During my career as a journalist, I've conducted hundreds of interviews, questioning celebrities about everything. I've talked to the Dixie Chicks' Natalie Maines, Duran Duran's Nick Rhodes, Lisa Marie Presley, and Hootie & the Blowfish frontman Darius Rucker. I've quizzed bass fisherman Bill Dance, wrestling promoter Jimmy Hart, and dwarf actor Eugene Pidgeon. But, I'm ashamed to admit, I've never interviewed a member of my own family.
Asking a relative to sit down and tell his or her story is important, says Zachary Barr, advance coordinator for StoryCorps, a national project that's dedicated to collecting what he describes as "extraordinary stories from ordinary people."
"You don't even have to record it," Barr says. "Just do it. Turn off the television, sit across from someone you love, and talk to them. Take notes, so you have stories to tell your kids."
Earlier this month, Barr came to Memphis to set up MobileBooth, StoryCorps' traveling recording studio that is housed in a 26-foot Airstream trailer. The MobileBooth is currently parked at the Peabody Place trolley stop just outside the Center for Southern Folklore. Over the past five months, it's stopped in dozens of small towns and medium-sized cities, including Morgantown, West Virginia, Ann Arbor, Michigan, and, most recently, Murray, Kentucky.
"Every city's really different," Barr says. "We look to be located in an iconic spot in the heart of each city. Small towns have been particularly thrilling. In Murray, our storyteller facilitators were given the key to the city, and everyone befriended them. They were given casseroles and lasagna dishes, and college kids took them to concerts. In Memphis, being on the same block as the Center for Southern Folklore has been fantastic."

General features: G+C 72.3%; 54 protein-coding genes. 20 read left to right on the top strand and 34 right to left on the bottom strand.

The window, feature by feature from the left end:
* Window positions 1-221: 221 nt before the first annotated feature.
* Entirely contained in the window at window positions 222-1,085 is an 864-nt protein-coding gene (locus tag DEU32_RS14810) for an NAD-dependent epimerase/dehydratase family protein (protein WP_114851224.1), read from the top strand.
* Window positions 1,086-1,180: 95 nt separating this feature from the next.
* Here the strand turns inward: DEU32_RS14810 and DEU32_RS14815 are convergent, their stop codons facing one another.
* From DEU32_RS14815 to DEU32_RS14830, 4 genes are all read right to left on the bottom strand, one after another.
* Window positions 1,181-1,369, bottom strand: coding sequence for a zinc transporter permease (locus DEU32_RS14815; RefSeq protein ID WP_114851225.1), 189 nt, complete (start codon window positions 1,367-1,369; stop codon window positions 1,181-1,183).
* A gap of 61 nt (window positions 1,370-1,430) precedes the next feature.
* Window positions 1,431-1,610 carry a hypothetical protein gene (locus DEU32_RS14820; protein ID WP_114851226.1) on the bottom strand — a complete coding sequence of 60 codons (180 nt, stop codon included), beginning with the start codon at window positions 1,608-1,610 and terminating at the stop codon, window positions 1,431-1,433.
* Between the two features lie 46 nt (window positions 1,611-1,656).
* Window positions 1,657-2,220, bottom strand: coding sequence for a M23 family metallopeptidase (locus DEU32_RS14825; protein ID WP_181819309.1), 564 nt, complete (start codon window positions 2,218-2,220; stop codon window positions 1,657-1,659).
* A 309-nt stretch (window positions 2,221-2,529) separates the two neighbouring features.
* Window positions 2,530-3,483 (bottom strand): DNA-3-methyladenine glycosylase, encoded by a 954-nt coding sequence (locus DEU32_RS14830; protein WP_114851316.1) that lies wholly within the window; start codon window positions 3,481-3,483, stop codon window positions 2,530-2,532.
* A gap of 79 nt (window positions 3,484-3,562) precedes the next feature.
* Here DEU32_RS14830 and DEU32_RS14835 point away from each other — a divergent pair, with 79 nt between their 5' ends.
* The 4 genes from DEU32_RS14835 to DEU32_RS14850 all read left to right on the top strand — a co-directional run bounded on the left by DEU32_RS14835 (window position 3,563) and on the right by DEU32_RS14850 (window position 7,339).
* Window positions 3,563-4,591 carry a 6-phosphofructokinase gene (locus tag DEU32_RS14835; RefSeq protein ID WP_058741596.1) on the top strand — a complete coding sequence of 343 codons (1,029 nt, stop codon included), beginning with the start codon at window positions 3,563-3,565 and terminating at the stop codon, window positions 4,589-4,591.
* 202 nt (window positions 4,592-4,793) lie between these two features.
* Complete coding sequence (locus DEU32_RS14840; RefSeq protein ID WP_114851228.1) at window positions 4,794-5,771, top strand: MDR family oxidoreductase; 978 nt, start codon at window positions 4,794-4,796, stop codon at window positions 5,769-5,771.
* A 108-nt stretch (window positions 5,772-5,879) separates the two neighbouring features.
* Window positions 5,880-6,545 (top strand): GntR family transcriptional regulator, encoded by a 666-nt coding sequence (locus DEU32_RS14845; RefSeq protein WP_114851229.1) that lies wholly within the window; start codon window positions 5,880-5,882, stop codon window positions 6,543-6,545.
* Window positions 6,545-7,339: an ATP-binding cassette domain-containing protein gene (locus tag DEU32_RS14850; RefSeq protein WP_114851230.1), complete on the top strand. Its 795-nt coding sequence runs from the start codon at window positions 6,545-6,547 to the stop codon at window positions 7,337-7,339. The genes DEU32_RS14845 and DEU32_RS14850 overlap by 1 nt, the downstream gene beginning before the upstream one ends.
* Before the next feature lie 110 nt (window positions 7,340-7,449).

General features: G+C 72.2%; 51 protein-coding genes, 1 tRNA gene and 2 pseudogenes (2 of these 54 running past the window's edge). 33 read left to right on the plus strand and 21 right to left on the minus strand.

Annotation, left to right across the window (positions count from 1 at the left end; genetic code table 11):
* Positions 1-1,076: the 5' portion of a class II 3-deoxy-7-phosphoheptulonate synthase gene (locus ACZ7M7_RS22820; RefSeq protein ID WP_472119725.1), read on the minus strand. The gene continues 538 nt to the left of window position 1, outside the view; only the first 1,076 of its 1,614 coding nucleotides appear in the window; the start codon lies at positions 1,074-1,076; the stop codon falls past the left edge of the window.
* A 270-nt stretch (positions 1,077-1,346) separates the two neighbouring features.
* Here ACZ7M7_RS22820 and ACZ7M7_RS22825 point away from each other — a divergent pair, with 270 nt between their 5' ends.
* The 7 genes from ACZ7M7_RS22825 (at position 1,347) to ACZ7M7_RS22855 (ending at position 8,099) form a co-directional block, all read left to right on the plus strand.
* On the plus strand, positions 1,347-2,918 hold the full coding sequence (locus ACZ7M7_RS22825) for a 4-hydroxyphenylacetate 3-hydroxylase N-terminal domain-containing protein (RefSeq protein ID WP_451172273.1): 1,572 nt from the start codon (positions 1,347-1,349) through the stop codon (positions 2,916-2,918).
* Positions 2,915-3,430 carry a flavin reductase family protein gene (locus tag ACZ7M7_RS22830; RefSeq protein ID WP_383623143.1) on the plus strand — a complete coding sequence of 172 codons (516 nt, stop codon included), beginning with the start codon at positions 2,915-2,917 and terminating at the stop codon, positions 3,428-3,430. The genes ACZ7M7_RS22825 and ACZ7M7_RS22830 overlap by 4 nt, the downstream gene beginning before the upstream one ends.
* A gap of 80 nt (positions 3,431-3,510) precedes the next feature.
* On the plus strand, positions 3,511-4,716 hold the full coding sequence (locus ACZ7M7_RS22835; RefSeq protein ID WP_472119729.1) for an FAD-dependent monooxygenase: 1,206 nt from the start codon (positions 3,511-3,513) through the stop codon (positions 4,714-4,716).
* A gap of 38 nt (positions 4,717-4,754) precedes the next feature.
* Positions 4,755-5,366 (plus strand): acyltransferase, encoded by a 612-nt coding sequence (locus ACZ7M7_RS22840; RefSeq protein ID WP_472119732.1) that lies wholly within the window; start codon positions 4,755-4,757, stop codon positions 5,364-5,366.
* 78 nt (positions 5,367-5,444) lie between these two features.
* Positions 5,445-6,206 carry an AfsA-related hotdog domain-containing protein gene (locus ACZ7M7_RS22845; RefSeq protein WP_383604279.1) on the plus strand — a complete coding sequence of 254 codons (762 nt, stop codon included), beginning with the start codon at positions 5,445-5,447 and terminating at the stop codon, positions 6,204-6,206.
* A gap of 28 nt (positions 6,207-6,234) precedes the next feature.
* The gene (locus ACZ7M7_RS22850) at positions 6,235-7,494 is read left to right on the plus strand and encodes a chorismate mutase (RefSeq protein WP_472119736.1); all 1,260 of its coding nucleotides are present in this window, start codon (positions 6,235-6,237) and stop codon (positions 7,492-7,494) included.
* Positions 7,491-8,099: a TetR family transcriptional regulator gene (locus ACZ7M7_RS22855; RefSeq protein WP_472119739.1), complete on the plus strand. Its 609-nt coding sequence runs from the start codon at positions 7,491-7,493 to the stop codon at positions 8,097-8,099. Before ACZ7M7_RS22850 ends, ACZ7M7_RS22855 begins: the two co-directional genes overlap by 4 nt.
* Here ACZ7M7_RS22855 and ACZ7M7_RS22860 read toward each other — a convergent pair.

Participants in StoryCorps -- billed as the world's largest oral-history project -- can make reservations via a 1-800 number for a 40-minute recording session. After choosing a partner, they can review potential interview questions online. Once aboard the Airstream, they'll sit in a booth with a storyteller facilitator, who will make a digital recording of the interview for a suggested $10 donation. Contributors receive a CD of the session, which will also be archived in the Library of Congress. Some stories are also broadcast on National Public Radio's Morning Edition.
"The relationship between the participants shines through, superceding any natural tendencies they have to be interviewers or listeners," Barr says. "When people sign up, we do train them a little bit and give them tips about follow-up questions. And on our Web site, we have a do-it-yourself guide for people who can't make it by the booth."
Barr says that StoryCorps has collected oral histories from WWI veterans, Hurricane Katrina evacuees, and everyone in between. "The love stories," he notes, "are solid gold."
Maisie Tivnan, a facilitator who arrived in Memphis a few weeks ago, confesses that she occasionally tries to size up participants, to no avail. "There aren't any real patterns. You never know what kind of talker they're going to be," she says.
"These stories are homogeneous in all the right ways," she continues, listing universal themes found in romantic tales, immigration experiences, and early childhood memories that are often recalled by StoryCorps participants.
"The value of these stories is twofold," Tivnan says. "First, we're creating a comprehensive personal oral history of Americans at the start of the 21st century. These recordings will be valuable in the future, when researchers and teachers want to know about our everyday life. And for families, this project is profound. Imagine if you could access a recording of your great-great-great-grandmother -- hear her voice and get a sense of her personality."
Since she embarked on her work with StoryCorps, Tivnan says that she pays better attention to the stories told by her own family. "I'm a lot more interested," she says. "Talking to someone can be extremely powerful, but with this project, it's about so much more."